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The SONY C 38, from 1965 , was the first condenser microphone with FET ( Field Effect Transistor ) technology; a type of transistor that is used in low-noise electronic equipment. The FET technology put an end to the rule of the tube mics, like the Neumann U 47 and U 67 and the Sony C 37, Sony's first great studio microphone, from 1955 . While tube microphones needed their own external power supply, the C 38 was powered by a 9 volt battery, which could be inserted in the unfolding lower part of the microphone itself. The 38 C was cardioid or omni-directional, by means of a mechanical shutter, at the back of the diaphragm, slots could be opened (cardioid) or closed (omni). Around the cable entry a second switch gave a choice of different eq settings.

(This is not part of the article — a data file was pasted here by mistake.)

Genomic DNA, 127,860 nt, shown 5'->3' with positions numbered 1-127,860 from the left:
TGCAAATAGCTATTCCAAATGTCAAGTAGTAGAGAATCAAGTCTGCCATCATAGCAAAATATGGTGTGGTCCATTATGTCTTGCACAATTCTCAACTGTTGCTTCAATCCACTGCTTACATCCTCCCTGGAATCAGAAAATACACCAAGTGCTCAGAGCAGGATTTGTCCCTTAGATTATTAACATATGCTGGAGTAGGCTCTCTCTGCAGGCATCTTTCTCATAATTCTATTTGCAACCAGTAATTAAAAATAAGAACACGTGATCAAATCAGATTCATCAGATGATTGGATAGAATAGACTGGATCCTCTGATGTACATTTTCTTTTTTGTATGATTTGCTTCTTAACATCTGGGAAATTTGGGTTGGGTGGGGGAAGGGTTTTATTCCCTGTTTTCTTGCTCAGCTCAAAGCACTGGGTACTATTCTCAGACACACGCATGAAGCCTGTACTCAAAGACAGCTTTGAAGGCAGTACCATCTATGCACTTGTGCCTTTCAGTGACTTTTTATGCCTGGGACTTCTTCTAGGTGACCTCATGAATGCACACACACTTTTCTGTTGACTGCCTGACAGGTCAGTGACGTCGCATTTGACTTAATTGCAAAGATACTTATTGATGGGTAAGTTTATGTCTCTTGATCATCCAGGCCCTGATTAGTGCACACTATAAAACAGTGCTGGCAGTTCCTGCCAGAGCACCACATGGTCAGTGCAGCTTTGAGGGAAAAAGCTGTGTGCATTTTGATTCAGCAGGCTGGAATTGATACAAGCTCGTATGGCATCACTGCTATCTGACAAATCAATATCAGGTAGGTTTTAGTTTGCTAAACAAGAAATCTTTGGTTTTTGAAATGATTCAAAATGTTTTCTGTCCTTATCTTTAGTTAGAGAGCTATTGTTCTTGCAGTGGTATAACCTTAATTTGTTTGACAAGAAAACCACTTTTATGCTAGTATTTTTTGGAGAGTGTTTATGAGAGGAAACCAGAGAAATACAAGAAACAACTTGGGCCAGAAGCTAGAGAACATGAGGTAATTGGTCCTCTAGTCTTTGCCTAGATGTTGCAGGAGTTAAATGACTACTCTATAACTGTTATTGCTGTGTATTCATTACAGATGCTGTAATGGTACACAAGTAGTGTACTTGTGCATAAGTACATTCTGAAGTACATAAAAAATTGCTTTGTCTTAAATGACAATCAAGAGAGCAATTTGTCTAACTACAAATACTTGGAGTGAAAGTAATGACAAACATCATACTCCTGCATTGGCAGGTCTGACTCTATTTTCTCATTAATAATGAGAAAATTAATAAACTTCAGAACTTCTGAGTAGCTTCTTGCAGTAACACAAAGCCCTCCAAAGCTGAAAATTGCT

The microphone was an instant success and Neumann based his design of the U 67 FET and U 87 on it (which also features an internal battery compartment). The C 38 can handle high volumes and has pleasant high frequencies, which some compare to the sound of ribbon microphones .

In the Sixties these microphones were used by the Beach Boys, after which the Beatles chose to use them as well (as kick drum mic on the 'Abbey Road' album). On Lou Reed's 'Walk on the wild side', it is used for the snare drum. The Sony C 38 is a great all - rounder, for example, for voice, electric guitar or horns .

The mic underwent minor changes (in 1969 as C 38 A with a different grill, from 1971, as C 38 B, it could also function on phantom power) and went out of production in the 90's . In 2003, it was re-released. More than 65,000 were still in use world wide, at that time. How much still function nowadays in unknown, Sony does not service or repair the older versions anymore.



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